Re: Cameras Create Highly Revealing Snapshots
 
On Mon, 4 Jul 2011 22:48:44 +0100, "Androcles"
<Headmaster@Hogwarts.physics.June.2011> wrote:

>
>"Helmut Wabnig" <hwabnig@.- --- -.dotat> wrote in message
>news:o79417dbv321chvbcg7u16dbfmvsitto52@4ax.com.. .
>| On Tue, 5 Jul 2011 00:15:51 +0400, Anton Shepelev
>| <anton.txt@gmail.com> wrote:
>|
>| >Helmut Wabnig:
>| >
>| >> Usually it is much less, about 4 Megapixels with a
>| >> "good" lens. Even less with el-cheapo lenses and
>| >> wrong setting. Any photographic optic I put on my
>| >> camera has it's optimal
>| >> resolution at a certain aperture only. Put super-
>| >> glue on the aperture ring, and never use zoom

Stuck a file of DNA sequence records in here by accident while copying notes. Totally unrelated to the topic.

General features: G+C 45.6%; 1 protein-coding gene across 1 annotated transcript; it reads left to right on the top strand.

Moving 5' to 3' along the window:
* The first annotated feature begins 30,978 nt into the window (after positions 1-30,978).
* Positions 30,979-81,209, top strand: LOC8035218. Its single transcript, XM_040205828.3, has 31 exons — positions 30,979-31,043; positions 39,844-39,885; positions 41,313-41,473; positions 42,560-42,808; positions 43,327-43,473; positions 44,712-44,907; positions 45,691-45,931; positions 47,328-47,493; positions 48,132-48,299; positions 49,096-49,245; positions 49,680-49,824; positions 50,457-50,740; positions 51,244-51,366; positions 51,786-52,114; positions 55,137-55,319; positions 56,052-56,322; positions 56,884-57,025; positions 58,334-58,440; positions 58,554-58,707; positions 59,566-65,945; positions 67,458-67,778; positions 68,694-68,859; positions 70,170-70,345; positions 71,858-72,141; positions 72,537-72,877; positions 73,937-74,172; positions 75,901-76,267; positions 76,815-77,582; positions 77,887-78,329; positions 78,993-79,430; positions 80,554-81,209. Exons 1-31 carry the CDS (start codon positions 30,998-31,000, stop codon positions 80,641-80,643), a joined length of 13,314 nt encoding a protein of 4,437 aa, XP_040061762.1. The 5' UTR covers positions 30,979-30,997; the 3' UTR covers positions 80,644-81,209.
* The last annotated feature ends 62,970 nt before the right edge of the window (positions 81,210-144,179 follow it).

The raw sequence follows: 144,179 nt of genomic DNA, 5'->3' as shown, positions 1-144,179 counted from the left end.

>| >> lenses. P Average foto 24x36 slides have less
>| >> than 1 megapixel, and that was considered a good
>| >> foto before the digital age.
>| >
>| >I must be serously misunderstanding something,
>| >because both figures seem to me severely underesti-
>| >mated. Here is a fragment of a 2900-dpi scan of an
>| >old Soviet slide, shot with a consumer-grade camera
>| >through a Helios lens, well known for its softness.
>| >It is much more than one or four megapixels:
>| >
>| > http://xmages.net/storage/10/1/0/6/8...d/d116ae3b.jpg
>| >
>| >With modern 50-ISO B/W film, the resolution of my
>| >2900-dpi scanner is just not enough, so twelve
>| >megapixels is way below the practical achivable
>| >limit.
>| >
>| >Anton
>|
>|
>| Downscaled from 3,21 Mb to 384 kByte.
>
>B/W film existed long before the digital age, you moron.
>It's been around since the mid-1800s. You don't need a
>darkroom for a digital camera, why are you posting your
>babble to rec.photo.darkroom, wabnigger?
>


Especially for you, Andro,
because those are the only questions
which you are capable of asking.


w.